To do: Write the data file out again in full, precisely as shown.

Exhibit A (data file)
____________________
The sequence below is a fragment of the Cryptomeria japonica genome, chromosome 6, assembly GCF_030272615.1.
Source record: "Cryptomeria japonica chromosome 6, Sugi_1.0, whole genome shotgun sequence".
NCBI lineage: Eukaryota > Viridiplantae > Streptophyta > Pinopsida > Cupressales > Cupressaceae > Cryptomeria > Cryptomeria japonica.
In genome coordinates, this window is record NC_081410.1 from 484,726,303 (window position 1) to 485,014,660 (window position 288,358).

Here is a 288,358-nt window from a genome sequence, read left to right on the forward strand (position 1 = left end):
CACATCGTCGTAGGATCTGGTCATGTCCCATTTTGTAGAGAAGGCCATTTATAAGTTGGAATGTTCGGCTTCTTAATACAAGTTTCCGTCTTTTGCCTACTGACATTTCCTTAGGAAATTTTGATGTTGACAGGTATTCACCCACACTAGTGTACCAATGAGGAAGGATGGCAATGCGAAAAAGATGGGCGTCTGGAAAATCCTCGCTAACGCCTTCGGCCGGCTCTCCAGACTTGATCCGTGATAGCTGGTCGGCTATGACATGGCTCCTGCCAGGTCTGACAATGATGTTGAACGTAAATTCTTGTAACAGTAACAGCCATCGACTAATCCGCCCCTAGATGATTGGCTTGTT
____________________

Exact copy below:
The sequence below is a fragment of the Cryptomeria japonica genome, chromosome 6, assembly GCF_030272615.1.
Source record: "Cryptomeria japonica chromosome 6, Sugi_1.0, whole genome shotgun sequence".
NCBI lineage: Eukaryota > Viridiplantae > Streptophyta > Pinopsida > Cupressales > Cupressaceae > Cryptomeria > Cryptomeria japonica.
In genome coordinates, this window is record NC_081410.1 from 484,726,303 (window position 1) to 485,014,660 (window position 288,358).

Here is a 288,358-nt window from a genome sequence, read left to right on the forward strand (position 1 = left end):
CACATCGTCGTAGGATCTGGTCATGTCCCATTTTGTAGAGAAGGCCATTTATAAGTTGGAATGTTCGGCTTCTTAATACAAGTTTCCGTCTTTTGCCTACTGACATTTCCTTAGGAAATTTTGATGTTGACAGGTATTCACCCACACTAGTGTACCAATGAGGAAGGATGGCAATGCGAAAAAGATGGGCGTCTGGAAAATCCTCGCTAACGCCTTCGGCCGGCTCTCCAGACTTGATCCGTGATAGCTGGTCGGCTATGACATGGCTCCTGCCAGGTCTGACAATGATGTTGAACGTAAATTCTTGTAACAGTAACAGCCATCGACTAATCCGCCCCTAGATGATTGGCTTGTT